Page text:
THIS week, Simon Hancock, social historian and curator of Haverfordwest Town Museum, shares his fascinating research in to witchcraft in seventeenth century Pembrokeshire.

When we think of witches and witchcraft there is an almost instinctive mind picture of an isolated, warty old woman, invariably accompanied by a pet cat. This stereotype is culled from popular literature, folk and fairy tales. Our knowledge of witchcraft prosecutions is dominated by the person of Matthew Hopkins, ‘Witchfinder General’ in East Anglia during the English Civil Wars and even more so by the Salem witch trials at Salem in Massachusetts in 1692. Yet far more than this, witchcraft is a fascinating historical phenomenon which varied hugely from country to country and speaks volumes about early modern societies. Witchcraft accusations tell us a lot about the role of women in society, male attitudes and forms of control, relationships within communities and how local conflicts were resolved. In England and Wales the most active period of witchcraft indictments and trials was from the early years of the reign of Elizabeth I to that of James II. Witchcraft was a felony and specific acts of parliament were introduced from the reign of Henry VIII. However it was during the reigns of King James I from 1604, Charles I and the Commonwealth that they reached a peak.

I find witchcraft a fascinating subject, and I have been researching for Pembrokeshire cases. My interest was really awakened by reading Richard Suggett’s excellent book A History of Magic and Witchcraft in Wales, published in 2008, in which he mentions a number of local cases. This prompted me to consult the actual court papers of the Great Sessions which heard such cases.

Across England and Wales between 300 to 1,000 people were executed for witchcraft, the great majority of whom were women, although in Wales prosecutions were rare. Most accusations, when they were made, were thrown out by grand juries. There were five executions for witchcraft in Wales, the last being at Anglesey in 1655. There were no executions in Pembrokeshire but around half a dozen cases are mentioned. Perhaps the most interesting appear during the final flourish of witchcraft accusations in the 1690s.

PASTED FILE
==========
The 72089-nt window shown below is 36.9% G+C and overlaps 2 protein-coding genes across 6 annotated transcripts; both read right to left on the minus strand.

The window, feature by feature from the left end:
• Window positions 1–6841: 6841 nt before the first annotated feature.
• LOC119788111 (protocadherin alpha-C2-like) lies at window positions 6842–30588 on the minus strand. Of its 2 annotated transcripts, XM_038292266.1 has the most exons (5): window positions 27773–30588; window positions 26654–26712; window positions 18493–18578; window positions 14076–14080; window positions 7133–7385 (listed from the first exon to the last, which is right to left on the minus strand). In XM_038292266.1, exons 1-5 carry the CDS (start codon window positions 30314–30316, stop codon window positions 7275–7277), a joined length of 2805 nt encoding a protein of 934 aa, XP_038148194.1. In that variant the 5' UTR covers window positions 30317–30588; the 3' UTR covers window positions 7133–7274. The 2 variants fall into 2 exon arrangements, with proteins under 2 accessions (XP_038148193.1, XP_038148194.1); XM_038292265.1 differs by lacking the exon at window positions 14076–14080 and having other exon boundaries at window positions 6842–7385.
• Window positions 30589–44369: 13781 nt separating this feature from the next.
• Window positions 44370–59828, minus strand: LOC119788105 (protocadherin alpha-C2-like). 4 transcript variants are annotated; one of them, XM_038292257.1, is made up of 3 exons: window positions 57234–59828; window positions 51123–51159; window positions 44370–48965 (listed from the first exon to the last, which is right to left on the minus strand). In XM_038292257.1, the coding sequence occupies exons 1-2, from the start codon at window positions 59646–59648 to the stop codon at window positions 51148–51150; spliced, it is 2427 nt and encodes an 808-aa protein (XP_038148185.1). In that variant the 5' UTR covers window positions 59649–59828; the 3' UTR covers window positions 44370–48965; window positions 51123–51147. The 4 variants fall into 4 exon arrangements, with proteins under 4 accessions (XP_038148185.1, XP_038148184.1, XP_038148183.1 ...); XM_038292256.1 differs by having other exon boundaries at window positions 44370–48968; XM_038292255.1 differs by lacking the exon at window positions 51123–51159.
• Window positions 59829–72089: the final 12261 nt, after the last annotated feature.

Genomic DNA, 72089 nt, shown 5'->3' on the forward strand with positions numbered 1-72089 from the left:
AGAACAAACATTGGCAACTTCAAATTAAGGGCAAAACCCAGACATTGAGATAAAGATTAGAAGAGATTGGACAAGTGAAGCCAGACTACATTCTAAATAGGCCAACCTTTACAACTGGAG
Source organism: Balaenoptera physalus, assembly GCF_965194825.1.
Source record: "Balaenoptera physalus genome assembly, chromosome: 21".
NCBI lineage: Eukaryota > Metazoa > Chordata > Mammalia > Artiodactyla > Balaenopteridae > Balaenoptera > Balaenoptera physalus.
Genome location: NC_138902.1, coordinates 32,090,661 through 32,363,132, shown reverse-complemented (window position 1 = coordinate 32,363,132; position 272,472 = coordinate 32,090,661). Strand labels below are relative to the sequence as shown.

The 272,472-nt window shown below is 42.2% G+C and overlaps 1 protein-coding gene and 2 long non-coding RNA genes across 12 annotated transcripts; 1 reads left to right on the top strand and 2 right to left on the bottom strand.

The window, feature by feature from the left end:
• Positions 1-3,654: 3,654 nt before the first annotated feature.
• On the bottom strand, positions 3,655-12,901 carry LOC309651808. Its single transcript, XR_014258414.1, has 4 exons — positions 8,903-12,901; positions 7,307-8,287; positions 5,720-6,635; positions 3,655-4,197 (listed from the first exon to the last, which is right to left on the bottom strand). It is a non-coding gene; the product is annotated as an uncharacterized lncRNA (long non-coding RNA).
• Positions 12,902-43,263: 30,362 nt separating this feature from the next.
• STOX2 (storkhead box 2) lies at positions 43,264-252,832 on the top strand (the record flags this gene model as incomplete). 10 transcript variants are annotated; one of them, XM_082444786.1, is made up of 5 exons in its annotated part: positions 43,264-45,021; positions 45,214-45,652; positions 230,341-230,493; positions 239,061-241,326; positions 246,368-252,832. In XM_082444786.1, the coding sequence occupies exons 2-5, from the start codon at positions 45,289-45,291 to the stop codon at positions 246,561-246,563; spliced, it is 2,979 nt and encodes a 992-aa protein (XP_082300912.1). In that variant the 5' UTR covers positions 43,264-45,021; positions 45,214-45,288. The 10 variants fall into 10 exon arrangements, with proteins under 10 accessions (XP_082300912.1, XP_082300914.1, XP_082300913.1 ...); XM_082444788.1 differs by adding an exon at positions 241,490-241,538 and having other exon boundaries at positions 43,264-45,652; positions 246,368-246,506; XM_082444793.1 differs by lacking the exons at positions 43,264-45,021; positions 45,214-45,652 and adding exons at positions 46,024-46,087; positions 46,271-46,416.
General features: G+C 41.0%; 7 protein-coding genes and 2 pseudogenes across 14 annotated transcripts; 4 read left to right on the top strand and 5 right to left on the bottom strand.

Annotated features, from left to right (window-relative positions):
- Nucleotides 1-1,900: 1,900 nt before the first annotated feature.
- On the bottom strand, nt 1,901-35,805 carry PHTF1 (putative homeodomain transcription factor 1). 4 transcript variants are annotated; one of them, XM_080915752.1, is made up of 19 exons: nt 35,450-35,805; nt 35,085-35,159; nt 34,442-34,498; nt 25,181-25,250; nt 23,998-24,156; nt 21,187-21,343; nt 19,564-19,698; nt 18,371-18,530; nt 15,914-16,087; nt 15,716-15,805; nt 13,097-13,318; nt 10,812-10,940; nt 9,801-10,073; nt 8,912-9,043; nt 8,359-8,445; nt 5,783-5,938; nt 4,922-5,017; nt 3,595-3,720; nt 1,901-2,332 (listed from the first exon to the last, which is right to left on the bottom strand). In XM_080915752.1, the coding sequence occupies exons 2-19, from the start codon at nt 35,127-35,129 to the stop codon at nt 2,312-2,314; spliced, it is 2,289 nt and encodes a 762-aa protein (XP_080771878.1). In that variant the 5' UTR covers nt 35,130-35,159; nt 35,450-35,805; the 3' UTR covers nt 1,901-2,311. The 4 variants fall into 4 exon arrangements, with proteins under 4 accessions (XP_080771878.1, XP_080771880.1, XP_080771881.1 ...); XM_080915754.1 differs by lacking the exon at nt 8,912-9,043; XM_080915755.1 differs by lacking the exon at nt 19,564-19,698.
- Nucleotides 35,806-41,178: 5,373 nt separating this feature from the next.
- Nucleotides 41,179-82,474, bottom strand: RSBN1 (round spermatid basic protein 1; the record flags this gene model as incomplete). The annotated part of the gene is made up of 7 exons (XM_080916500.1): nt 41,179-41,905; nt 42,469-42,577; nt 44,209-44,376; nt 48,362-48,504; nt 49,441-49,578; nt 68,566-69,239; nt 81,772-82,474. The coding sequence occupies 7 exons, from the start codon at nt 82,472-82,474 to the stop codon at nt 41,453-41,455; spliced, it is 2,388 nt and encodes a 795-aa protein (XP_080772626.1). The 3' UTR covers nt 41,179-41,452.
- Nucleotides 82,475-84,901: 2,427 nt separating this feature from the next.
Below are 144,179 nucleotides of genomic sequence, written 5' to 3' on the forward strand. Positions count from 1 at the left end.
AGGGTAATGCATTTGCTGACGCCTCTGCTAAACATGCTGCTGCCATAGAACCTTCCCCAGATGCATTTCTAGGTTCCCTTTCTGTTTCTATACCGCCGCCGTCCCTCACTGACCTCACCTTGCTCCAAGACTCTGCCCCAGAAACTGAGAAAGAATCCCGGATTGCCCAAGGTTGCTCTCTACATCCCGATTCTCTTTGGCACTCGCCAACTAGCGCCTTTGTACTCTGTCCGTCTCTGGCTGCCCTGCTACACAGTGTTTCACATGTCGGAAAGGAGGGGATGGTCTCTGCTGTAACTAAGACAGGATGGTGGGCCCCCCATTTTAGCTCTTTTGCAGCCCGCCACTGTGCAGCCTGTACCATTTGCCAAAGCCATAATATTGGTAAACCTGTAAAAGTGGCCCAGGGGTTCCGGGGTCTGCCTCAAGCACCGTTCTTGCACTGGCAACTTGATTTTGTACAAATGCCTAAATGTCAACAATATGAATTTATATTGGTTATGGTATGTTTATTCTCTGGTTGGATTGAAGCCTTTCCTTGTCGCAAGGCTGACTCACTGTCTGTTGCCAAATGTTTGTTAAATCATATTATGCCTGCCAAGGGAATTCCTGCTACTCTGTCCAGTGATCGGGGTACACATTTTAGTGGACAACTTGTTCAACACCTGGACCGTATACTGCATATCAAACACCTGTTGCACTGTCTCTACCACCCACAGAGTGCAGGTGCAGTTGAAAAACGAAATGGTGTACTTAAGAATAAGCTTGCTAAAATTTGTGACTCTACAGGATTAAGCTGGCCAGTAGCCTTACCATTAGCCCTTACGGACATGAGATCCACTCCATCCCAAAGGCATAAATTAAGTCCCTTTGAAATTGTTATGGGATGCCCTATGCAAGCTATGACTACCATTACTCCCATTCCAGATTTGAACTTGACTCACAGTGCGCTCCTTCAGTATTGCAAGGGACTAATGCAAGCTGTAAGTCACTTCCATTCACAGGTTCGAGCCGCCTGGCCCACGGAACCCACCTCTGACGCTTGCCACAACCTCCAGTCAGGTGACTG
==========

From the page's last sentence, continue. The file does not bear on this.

The earliest known case dates from 1607 when Katherine Lewis, the wife of Thomas Bowen of Tenby, labourer, was suspected of bewitching some pigs at Gumfreston. Two sows ran about ‘in most straundge manner’ and lost their litters. Witchcraft was part of the mental furniture and world view which viewed the supernatural, cursing, charms, cunning folk and belief in diabolical forces as part of everyday life. Belief in witchcraft can be seen amidst the backdrop of the reformation and later sweeping religious changes. Quakers were initially suspected of associations with witchcraft. In 1668 at Haverfordwest, Hugh Lloyd had become ‘distracted’, saying the Quakers had enchanted him and that Quaker women were ‘inchanted Devills’.

Perhaps the most interesting local case of witchcraft accusation occurs in that of Olly (Olivia Powell) of Loveston in 1693. A whole list of calamities supposedly followed in her wake, including the destruction of a rick of hay, sows sickening and poultry suddenly expiring. When one man refused to give her ‘coals’ (an interesting reference to local mining) he soon developed unexplainable pain in his legs. Other Pembrokeshire cases include a cattle thief who met a man with horns who induced him to steal at Narberth fair in 1612, and a cunning man or conjurer at Llanychaer in 1693.

The last indictment for witchcraft in Wales occurred at Haverfordwest in 1699. Dorcas Heddin, a native of Cambridgeshire, was accused of bewitching sailors on a ship which was bound for Virginia. The Devil appeared to her in the image of a black man and demanded three drops of her blood. He offered to founder the vessel but Dorcas only wanted the two men who had short rationed her to be struck down with sickness. The examinations of Dorcas and Olly Powell were heard at Haverfordwest Castle, so the medieval structure was still being used officially on the cusp of the eighteenth century.

The last execution for witchcraft in England occurred in 1684 and during the following decades, with the spread of Enlightenment thinking, there was increasing scepticism over such accusations. During one trial, a judge wryly remarked how ‘flying was not against the law’. The offence of witchcraft was repealed in 1736, although in rural communities belief in folk religion, and people with powerful supernatural skills, persisted. I have found references to such beliefs in Pembrokeshire during the 1860s.

I hope to give an important lecture on this fascinating topic later in the year, under the auspices of the Haverfordwest Town Museum. It is a strangely overlooked part of our past, and the cases have so much to tell us about the lives, beliefs and prejudices of our ancestors.